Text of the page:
Contents ix Acknowledgments 3 Prologue 8 Chapter 1. Los Alamos, New Mexico Chapter 2. Bikini and the Atom Bomb 13 Chapter 3. The Beginnings of a Career 22 Chapter 4. Central Oregon: Tuff, Fossils, and Lava 28 Chapter 5. Puu Hou, Hawaii: Solitary Isolation 35 Chapter 6. Volcanoes and Water 46 Chapter 7. Mount Pele, Martinique 62 Chapter 8. Soufriere, St. Vincent 69 Chapter 9. Volcanoes in Europe 80 Chapter 10. Mount St. Helens 89 Chapter 11. Mount Vesuvius 104 Chapter 12. El Chichon, Southern Mexico 115 Chapter 13. Calderas 126 Chapter 14. Communist China 137 Chapter 15. Italy and Ignimbrite 156 Epilogue 170 Glossary 173 Index 177
Once I began reading this book, I had a very difficult time putting it down. It is a well-written and lively account of Dr. Fisher's research during several decades of work, highlighting the interplay between scientific method and serendipity in the advancement of science. He presents the hazards of explosive volcanoes in a way that the general reader can easily understand. -- Bart S. Martin, Ohio Wesleyan University
Richard V. Fisher is Professor Emeritus of Geological Sciences at the University of California, Santa Barbara, where he has taught and researched since 1955. In 1997, he was awarded the Thorarinsson Medal, the highest honor of the International Society of Volcanologists. Fisher is the coauthor, with Grant Heiken and Jeffrey B. Hulen, of Volcanoes: Crucibles of Change (Princeton). He also wrote Pyroclastic Rocks with H.-U. Schmincke and coedited Sedimentation in Volcanic Settings with G. A. Smith.
Fisher, a geologist and volcanologist, has spent the last half century hopping the globe, studying volcanoes and volcanic rocks. This informal account of his fieldwork, though at times workmanlike and pedestrian, is for the most part a remarkable and enlightening adventure. Fisher's memoir boasts an itinerary that encompasses the Caribbean island of Martinique, where Mount Pelée‘whose explosion in 1902 wiped out St. Pierre's 29,000 residents‘is continually monitored; China's eastern coast, not yet open to foreign tourists when he tours it in 1985; and Hawaii's Puu Hou, a gigantic mound of volcanic particles, created in 1868 when magma flowing from Mauna Loa into the cold Pacific explosively sprayed the land with lava. Readers who think volcanoes are confined to exotic, far-off places should stay the course with Fisher: in central France, he visits a field of active volcanoes near the city of Clermont-Ferrand; in Germany, he explores Laacher See, a lake inside a volcanic crater; in Italy, he climbs Mt. Vesuvius, hovering over Naples and overdue for eruption. And, even closer to home: the author surveys Washington State's Mt. St. Helens three weeks after it erupted in 1980, killing 57 people, and offers potentially life-saving insights for those within killing range of future eruptions. Fisher (a professor emeritus at UC-Santa Barbara) believes that the "Gaia hypothesis," which views Earth as a complex living organism, may not be scientifically valid but nonetheless serves as a useful operative metaphor, and his guided tour indeed fosters an appreciation of our planet as a dynamic web of interrelated systems. Photos. (Jan.)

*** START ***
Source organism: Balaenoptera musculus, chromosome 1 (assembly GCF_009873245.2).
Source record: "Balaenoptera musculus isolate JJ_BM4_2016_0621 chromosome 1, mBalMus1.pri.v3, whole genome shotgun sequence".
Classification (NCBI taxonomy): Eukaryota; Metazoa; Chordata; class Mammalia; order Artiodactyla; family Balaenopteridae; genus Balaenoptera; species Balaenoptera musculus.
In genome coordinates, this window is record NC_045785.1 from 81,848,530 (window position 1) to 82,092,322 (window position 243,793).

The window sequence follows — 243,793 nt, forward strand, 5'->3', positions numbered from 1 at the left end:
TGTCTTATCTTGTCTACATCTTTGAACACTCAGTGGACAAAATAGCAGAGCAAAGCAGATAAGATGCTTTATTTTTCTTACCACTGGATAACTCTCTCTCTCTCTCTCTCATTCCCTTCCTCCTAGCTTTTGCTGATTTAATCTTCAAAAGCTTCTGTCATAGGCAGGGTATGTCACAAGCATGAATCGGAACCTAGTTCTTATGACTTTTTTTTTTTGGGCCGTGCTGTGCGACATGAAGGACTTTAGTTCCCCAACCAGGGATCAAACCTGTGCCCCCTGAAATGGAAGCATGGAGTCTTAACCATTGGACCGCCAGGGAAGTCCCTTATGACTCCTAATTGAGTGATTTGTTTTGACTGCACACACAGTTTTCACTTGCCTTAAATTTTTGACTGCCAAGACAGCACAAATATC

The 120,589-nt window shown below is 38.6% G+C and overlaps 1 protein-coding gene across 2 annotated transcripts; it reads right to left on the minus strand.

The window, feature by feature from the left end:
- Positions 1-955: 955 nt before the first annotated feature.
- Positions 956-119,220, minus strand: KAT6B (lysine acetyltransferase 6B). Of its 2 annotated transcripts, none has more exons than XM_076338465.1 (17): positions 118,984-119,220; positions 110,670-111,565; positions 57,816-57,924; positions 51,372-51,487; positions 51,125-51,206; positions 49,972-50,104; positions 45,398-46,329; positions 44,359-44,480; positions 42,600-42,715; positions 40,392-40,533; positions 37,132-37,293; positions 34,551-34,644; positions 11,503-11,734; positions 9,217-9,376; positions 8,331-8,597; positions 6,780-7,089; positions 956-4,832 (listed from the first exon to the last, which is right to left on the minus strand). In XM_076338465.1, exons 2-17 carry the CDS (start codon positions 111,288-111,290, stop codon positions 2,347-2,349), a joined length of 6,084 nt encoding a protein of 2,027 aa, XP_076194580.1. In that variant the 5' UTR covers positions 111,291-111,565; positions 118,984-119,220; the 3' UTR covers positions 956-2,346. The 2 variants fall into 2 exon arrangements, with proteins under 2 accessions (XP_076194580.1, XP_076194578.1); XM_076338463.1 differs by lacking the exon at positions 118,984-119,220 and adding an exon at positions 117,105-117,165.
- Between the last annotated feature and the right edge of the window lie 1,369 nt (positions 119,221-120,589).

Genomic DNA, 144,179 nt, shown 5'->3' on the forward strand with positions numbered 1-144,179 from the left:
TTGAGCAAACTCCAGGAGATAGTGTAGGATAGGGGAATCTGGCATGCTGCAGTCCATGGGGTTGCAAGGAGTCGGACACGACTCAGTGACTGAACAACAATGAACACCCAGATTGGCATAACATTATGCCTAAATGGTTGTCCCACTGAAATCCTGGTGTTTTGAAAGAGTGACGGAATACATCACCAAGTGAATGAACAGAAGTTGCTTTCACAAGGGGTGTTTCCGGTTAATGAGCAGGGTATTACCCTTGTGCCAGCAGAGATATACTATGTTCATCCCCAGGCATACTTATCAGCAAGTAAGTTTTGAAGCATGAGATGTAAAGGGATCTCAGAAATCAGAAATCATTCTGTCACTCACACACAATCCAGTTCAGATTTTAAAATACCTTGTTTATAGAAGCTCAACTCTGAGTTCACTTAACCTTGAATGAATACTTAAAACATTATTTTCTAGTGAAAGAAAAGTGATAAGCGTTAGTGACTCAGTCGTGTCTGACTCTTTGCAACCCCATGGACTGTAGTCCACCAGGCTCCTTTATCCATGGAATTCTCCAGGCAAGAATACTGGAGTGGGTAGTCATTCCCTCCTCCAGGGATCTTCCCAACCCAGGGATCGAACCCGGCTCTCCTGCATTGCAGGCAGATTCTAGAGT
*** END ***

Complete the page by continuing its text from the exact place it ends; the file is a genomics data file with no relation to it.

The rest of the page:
"Interesting and entertaining reading... Fisher is a good writer and mixes tales of his travels, science, and personal anecdotes as well. The book is entertaining and an easy read... Perhaps the only regret is that the book is not a bit longer."--Steve Sparks, Nature "Good first-person descriptions of science are always welcome, and doubly so from scientists in fascinating fields... [Out of the Crater] reveals much about research in a tough environmental science where extensive fieldwork is the only road to enlightenment."--Martin Ince, New Scientist "R. V. Fisher is, without a doubt, one of the premier volcanologists of the latter half of the twentieth century. Fisher writes in a light and lucid prose... The result is an engaging, human and modest account."--David Pyle, Geological Magazine
A volcanologist for 40 years, Fisher was awarded the Thorarinsson Medal, the highest honor of the International Society of Volcanologists, in 1997. He follows Volcanoes: Crucibles of Change (Princeton Univ., 1997), on the interaction of volcanoes and people, with this more personal account, a scientific memoir intended for a lay audience. Locations range from the exotic (mainland China, Martinique) to the more familiar (Vesuvius, Mount St. Helens), and discussions of the various cultures Fisher encounters are a side benefit. Danger is not a prime issue, though he does not skirt it. Fisher aims to understand how to predict the paths of volcanic activity, particularly pyroclastic flows and surges. He doesn't give answers but opens more questions, as good science always does. A glossary is helpful, and suggested reading appears at the end of each chapter. Recommended for scientists and interested lay readers.‘Jean E. Crampon, Science & Engineering Lib., Univ. of Southern California, Los Angeles